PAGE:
This article was published in Australian Dictionary of Biography, Volume 17, (MUP), 2007
Howard Frederick Hobbs (1902-1982), inventor, was born on 21 September 1902 at East Marden, Adelaide, fifth of six surviving children of South Australian-born parents James Harris Hobbs, fruit-grower, and his wife Mary Eliza, née Pitt. Educated at Prince Alfred College, as a boy Howard showed an aptitude for things mechanical. At 14 he built a full-size aeroplane (without wings) that was taxied around the family’s garden, powered by a motorcycle engine. On leaving school he worked at his father’s orchard and market garden at Paradise. He married Phyllis Dorothy Reid, a schoolteacher, at Payneham Methodist Church on 12 May 1925. Next year he applied for his first patent, an improved appliance for the grading of fruit.
Driving motorcars and lorries from an early age, Hobbs cherished an ambition to eliminate the need for gear changing. After many experiments he had a light car fitted with the `Hobbs gearless drive’ ready for testing; Professors (Sir) Robert Chapman and (Sir) Kerr Grant of the University of Adelaide found it satisfactory and simple to operate. Hobbs Gearless Drive Ltd was formed in 1931 to market the device and to administer the patent rights. In June 1931 Hobbs, with his wife and daughter, sailed for Britain, where he also took out patents. For the next thirty-five years the family were to live at Leamington Spa, Warwickshire; two sons were born. Hobbs was unable to persuade car manufacturers to use the `gearless drive’: based on rotating weights, it incorporated a free-wheel clutch, or ratchet, which was probably the weakness in the device. Other inventors with similar ideas also failed to attract interest in their mechanisms.
After engaging in war work, in 1946 Hobbs was helped by a wealthy industrialist to form Hobbs Transmission Ltd. He discarded the gearless drive and developed the `Mechamatic’ transmission. The new automatic gearbox was more complicated, with epicyclic gears and hydraulically operated friction clutches. Mechamatic, with four forward gears, unusual at that time, was lightweight and suitable for small cars. Many well-known makers built prototypes but the only one to reach production was the Lanchester Sprite, produced in 1955 by the Birmingham Small Arms Co. Ltd. For financial reasons BSA soon abandoned the project.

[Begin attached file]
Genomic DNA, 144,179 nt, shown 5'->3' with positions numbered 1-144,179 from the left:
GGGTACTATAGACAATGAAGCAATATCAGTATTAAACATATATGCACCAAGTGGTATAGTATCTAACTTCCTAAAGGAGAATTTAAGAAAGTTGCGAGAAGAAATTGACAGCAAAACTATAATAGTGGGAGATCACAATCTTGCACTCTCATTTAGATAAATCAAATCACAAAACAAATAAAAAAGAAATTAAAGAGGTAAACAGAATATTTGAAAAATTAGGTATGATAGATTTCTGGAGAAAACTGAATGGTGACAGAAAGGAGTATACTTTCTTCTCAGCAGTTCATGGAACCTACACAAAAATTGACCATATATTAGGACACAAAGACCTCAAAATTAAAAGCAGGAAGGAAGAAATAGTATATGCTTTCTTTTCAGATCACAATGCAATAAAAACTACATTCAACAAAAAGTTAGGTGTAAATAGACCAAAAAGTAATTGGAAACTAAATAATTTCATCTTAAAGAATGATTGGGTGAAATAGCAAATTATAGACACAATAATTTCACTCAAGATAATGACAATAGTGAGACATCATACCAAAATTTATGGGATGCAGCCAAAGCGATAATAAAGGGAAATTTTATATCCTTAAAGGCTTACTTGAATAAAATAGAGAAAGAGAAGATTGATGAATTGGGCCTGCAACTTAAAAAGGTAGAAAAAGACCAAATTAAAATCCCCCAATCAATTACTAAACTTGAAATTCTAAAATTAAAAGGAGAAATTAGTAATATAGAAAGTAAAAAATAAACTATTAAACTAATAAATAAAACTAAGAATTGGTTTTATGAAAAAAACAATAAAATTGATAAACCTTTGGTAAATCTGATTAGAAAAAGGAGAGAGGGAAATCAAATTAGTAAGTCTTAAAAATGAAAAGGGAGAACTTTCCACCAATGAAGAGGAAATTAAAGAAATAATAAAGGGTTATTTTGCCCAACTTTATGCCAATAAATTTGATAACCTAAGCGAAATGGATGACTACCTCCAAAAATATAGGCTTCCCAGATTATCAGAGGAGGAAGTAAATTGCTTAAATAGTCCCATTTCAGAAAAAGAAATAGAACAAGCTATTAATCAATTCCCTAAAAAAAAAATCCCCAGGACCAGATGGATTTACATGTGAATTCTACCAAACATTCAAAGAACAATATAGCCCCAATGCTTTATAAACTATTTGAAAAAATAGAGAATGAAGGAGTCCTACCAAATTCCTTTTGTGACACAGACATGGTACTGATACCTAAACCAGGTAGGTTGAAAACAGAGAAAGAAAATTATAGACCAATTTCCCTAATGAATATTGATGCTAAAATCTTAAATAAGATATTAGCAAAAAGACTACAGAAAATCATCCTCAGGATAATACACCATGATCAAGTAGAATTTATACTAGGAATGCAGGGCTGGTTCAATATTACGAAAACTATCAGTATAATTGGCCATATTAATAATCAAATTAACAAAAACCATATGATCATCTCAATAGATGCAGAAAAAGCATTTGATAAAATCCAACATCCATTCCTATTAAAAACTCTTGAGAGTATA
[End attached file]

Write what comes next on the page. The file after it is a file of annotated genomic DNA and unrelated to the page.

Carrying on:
Westinghouse Brake & Signal Co. Ltd bought BSA’s shares in Hobbs Transmission and, anticipating its use in the Ford Cortina, built a factory at Manchester to manufacture the Mechamatic. When Ford decided not to proceed, Hobbs Transmission went into liquidation. In the 1960s Hobbs’s son David successfully drove a Lotus Elite fitted with the Mechamatic gearbox in international motor races. The family moved to Napton, near Rugby, about 1965 and Hobbs and his son John set up a workshop. They went back to the original concept of the infinitely variable drive, but this time hydraulic, not mechanical. Hobbs took out an Australian patent in the name of Variable Kinetic Drives Ltd, but like its predecessors this also failed commercially. In 1977 Hobbs was invited to participate in the British Genius Exhibition at Battersea.
Hobbs was a keen golfer, playing to a handicap close to scratch. His son David remembered him as friendly and likeable, with a sense of humour, but not forceful enough in business. Although regarded as a genius where automatic transmissions were concerned, he was not accepted into engineering societies because of his lack of qualifications. Survived by his wife, sons and daughter, he died on 15 December 1982 at Bulcote, Nottinghamshire, and was buried in England.
G. H. Brooks, 'Hobbs, Howard Frederick (1902–1982)', Australian Dictionary of Biography, National Centre of Biography, Australian National University, http://adb.anu.edu.au/biography/hobbs-howard-frederick-12642/text22779, accessed 12 December 2013.
This article was first published in hardcopy in Australian Dictionary of Biography, Volume 17, (MUP), 2007